Jeremy and David Podcast Cover copy

This conversation between my CEO, David Karandish, myself, and Hallie Warner originally aired on The Founder and The Force Multiplier Podcast and I’m excited to re-post it here on The Leader Assistant Podcast!

How has our partnership thrived since 2017?

Tune in to this fascinating conversation as we share the secrets behind our successful partnership, from overcoming early challenges and how the partnership has evolved as Capacity has grown, to maintaining work-life “wholeness” through intentional communication and scheduling.

We also explore the impact of AI and automation in the workplace, and how AI is replacing cognitive labor and the implications this has for EAs.


David Karandish is Founder & CEO of Capacity – an enterprise SaaS company headquartered in St. Louis, MO. Capacity is a support automation platform that uses AI to deflect emails, calls, and tickets so internal and external support teams can spend more time doing their best work.

Prior to starting Capacity, David was the CEO of Answers Corp. He and his business partner Chris Sims started the parent company of Answers in 2006 and sold it to a private equity firm in 2014 for $960m.

David sits on the boards of Create a Loop (a computer science education non-profit tackling the digital divide by teaching kids to code) and (a non-profit providing educational resources and strategic guidance about Artificial Intelligence to individuals, communities, and companies). David was also an early investor and board member at Nerdy (NYSE: NRDY), an on-demand, real-time learning platform in the ed tech space.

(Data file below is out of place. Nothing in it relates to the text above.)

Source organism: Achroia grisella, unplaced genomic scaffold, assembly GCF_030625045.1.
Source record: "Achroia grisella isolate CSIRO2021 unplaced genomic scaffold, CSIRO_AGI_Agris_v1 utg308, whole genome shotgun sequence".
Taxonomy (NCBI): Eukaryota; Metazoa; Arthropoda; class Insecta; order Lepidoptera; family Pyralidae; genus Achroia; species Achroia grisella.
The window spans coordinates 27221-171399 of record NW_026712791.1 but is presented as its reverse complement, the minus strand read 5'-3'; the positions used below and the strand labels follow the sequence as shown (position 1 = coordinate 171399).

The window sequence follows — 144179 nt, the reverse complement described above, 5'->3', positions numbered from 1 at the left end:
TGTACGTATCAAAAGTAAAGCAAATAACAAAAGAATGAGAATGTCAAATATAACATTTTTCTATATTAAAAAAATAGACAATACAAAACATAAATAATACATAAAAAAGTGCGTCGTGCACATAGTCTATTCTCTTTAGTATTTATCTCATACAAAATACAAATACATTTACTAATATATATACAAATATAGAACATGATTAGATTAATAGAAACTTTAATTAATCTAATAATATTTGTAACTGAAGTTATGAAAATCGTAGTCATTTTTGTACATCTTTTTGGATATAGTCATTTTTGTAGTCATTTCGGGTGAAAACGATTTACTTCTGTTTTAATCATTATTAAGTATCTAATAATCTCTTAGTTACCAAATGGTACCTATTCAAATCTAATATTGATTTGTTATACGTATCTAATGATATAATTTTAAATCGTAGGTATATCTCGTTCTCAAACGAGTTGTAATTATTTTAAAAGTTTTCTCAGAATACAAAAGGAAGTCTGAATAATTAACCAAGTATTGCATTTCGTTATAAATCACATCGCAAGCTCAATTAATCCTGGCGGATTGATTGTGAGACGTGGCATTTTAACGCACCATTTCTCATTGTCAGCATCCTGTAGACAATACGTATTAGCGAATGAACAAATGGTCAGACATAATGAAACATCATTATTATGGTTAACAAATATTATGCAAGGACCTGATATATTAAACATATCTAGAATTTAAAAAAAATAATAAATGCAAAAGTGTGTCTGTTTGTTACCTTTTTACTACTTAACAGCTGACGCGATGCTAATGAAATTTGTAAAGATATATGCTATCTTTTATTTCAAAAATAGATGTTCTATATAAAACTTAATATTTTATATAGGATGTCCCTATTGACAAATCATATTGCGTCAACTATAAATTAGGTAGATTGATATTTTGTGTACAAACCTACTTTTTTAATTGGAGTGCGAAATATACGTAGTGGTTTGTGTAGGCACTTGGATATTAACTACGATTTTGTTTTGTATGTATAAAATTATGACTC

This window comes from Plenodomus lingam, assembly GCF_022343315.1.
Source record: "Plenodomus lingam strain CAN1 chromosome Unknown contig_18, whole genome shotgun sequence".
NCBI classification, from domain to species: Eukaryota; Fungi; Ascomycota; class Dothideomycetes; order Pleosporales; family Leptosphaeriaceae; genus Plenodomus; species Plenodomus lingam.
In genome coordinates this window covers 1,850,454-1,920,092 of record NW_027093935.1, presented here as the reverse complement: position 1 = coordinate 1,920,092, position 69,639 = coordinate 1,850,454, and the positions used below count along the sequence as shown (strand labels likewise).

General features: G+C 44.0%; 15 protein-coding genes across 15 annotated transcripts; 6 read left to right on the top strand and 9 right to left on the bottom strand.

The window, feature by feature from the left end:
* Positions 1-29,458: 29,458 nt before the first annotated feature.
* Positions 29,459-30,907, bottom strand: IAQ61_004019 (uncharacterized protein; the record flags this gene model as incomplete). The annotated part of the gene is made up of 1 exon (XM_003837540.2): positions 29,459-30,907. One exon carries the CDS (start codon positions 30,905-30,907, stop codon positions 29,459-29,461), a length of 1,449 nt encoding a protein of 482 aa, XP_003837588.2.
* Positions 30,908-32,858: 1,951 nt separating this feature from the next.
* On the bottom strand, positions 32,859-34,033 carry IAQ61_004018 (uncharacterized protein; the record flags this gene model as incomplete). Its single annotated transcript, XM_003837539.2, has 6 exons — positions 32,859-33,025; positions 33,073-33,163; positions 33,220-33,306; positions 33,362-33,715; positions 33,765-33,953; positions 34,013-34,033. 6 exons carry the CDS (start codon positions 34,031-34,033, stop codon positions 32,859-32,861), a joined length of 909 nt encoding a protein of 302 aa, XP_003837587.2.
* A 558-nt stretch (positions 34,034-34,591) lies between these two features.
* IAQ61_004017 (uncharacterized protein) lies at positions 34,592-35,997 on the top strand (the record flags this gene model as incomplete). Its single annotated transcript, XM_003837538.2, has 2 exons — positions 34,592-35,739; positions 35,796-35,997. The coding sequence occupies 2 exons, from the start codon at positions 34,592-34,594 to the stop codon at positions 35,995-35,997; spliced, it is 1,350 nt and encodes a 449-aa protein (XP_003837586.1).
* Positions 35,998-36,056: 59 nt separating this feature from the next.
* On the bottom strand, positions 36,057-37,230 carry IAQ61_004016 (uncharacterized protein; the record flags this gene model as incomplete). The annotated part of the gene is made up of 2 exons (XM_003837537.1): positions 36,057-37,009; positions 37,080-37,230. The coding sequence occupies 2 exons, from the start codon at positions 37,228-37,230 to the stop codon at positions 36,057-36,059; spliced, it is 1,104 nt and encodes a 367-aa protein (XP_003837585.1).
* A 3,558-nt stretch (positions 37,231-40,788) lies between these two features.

David lives in St. Louis with his wife, Erin and four kids. When not working, he enjoys spending time with his family and playing ukulele.

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Hallie Warner 00:02
Welcome to this week’s episode of the founder in the force multiplier Podcast where we explore how founders and leaders work together with their right hand partners to turn ideas into action and build a wildly successful businesses. Hi, David and Jeremy, welcome to the podcast. Thank you so much for being here. Thanks, guys. So let’s just get right into it. So David, you co founded capacity in 2017. Why was your first hire and executive assistant?

David Karandish 00:29
I believe that a great EA is like having a great partner. Without, I know myself well enough to know what I’m good at and what I’m not good at. I know myself well enough to know that I need someone who can help me drive and be more effective. And it truly is a force multiplier. When you bring on a great executive assistant to work with a CEO, particularly in a startup where you don’t have a lot of structure, you don’t have a lot of process. It’s all hands on deck. Having a great EA is a difference maker.

Hallie Warner 01:05
What does, What does, did that maybe like first six months to 12 months look like working with, the with an EA versus what the partnership looks like today.

David Karandish 01:15
I think when you start an organization, you are trying to fly the plane as you’re building it in the air. And so there was a lot of in that first kind of six months, a lot of time of doing anything from finding office space to doing incorporation data to getting our first recruits on we didn’t have a recruiter when we started, Jeremy was our recruiter, Jeremy was our office administrator, Jeremy was our keep the lights on person for 12 different areas of the organization.